Incremental growth is good, but you have to have a plan and we have people who are moving here not just because of what we are but because of what we aren’t. The people who say that we are going to become some sort of big suburban mass and we’ll be the next Salisbury don’t know what they are talking about. We don’t want to be the classic disastrous growth [story] of the last 20th century.

Q: An idea gaining some traction is that of an excursion train coming through Berlin. How much of an impact do you think an excursion train would mean for this town moving forward and where is it on your priority list?

A: I’m hoping that it’s not unreasonable to expect by next Christmas we’ll have our inaugural ride. Maybe that’s a little bit optimistic, but it’s something to shoot for. Certainly, by 2017, and I think it will be another game changer. I think it can possibly be to the next 25 years what the Atlantic Hotel was in the last 25 years. That’s the kind of impact I think it can have. But, it’s going to take everyone working together. Government is the foundation of civilization and society. If you build a home or a building, you have to have a foundation. Then, you have the pillars: the private sector, the non-profit sector, the education system and faith based organizations.

We are here to support all of them, but we are here to also make sure that they all do what they do best. We have choices to make, and I’m going to present and continue to present and particularly this year, I hope we give people choices. If the overwhelming majority of people just want to shut this town down, then I will go and find something else to do with my time. I’m not going to waste it. I think we are one of the few communities in the state of Maryland that is getting younger. By that I mean young families, young couples, young singles who are moving here, not because they can maximize their income, or because money is the most important thing to them, but rather, because they want to be part of a community that has the same values as the town of Berlin.

Q: I’d be remiss if we didn’t talk about one of the more contentious parts of your tenure, and that’s the public row between the Mayor and Council and the town’s fire department. Recently they sent a letter to the town seeking a 225% increase in budget funding…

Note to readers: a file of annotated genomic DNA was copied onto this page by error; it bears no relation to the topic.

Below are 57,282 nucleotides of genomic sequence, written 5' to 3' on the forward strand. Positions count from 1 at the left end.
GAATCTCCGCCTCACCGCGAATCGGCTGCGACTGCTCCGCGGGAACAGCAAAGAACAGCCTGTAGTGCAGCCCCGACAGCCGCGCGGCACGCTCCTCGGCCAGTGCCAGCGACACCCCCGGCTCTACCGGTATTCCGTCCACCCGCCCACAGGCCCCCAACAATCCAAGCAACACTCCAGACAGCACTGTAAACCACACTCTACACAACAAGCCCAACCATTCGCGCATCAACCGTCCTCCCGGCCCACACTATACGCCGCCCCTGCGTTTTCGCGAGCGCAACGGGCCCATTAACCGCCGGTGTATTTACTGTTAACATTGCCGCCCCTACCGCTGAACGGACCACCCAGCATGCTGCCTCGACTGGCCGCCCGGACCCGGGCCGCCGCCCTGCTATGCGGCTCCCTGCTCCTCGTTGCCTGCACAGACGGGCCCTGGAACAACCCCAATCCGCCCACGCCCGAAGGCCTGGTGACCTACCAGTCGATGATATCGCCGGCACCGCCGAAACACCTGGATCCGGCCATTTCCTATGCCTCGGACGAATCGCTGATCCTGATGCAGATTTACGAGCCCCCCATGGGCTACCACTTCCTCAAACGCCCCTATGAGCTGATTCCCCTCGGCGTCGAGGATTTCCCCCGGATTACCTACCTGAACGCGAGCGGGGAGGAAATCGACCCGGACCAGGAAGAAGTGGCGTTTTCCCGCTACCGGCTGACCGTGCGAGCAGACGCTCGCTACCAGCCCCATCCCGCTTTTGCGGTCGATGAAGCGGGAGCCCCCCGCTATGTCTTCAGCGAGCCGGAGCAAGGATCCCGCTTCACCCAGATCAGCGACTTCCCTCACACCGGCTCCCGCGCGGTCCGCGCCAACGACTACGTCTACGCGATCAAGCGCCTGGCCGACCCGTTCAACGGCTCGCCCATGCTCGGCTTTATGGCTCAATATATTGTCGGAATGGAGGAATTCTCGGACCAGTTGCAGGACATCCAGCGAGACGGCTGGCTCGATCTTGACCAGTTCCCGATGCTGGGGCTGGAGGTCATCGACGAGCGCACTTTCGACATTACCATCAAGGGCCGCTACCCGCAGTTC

A: Plus another increase for a station, so I think it was over 300% when you put it all together…

Q: With this new proposal, what does the future look like? Has the relationship improved?

A: Well, I’m hopeful that it’s improving. There’s this perception that I had it in for the Volunteer Fire Company, and it was actually the opposite of that. As much as they feel frustration or anger or whatever they feel about the unfortunate incident that we didn’t create, but we took the appropriate actions. None of it was enjoyable or fun … I’d still do the same thing if I had to do it all over again, even though I hope I never have to.

Q: Talk about what that situation was like for you personally. During the last election, there was rumor that the last minute write-in candidate was orchestrated by the fire department to unseat you…

A: That was real.

Q: I know you are hopeful that the relationship will be mended, but in reality, do you believe that it will ever happen while you are the mayor?

A: I don’t think it has a diddly-damn to do with who is the Mayor of Berlin. I think it has more to do with who is the president of the Berlin Fire Company. That’s my opinion, and I’m entitled to one based on this experience and what we’ve gone through. They are good guys and they are doing good things for this town and I have total respect for them, but the decisions that have been made … think about it … we had an excellent working relationship when I was first mayor. I didn’t change and our policies didn’t change, but the leadership of the Berlin Fire Company changed and that has changed everything.

About The Author: Bryan Russo

Bryan Russo returned to The Dispatch in 2015 to serve as News Editor after working as a staff writer from 2007-2010 covering the Ocean City news beat. In between, Russo worked as the Coastal Reporter for NPR-member station WAMU 88.5FM in Washington DC and WRAU 88.3 FM on the Delmarva Peninsula. He was the host of a weekly multi-award winning public affairs show “Coastal Connection.” During his five years in public radio, Russo’s work won 19 Associated Press Awards and 2 Edward R. Murrow Awards and was heard on various national programs like NPR’s All Things Considered, Morning Edition, APM’s Marketplace and the BBC. Russo also worked for the Associated Press (Philadelphia Bureau) covering the NHL and the NBA and is a critically acclaimed singer/songwriter and composer.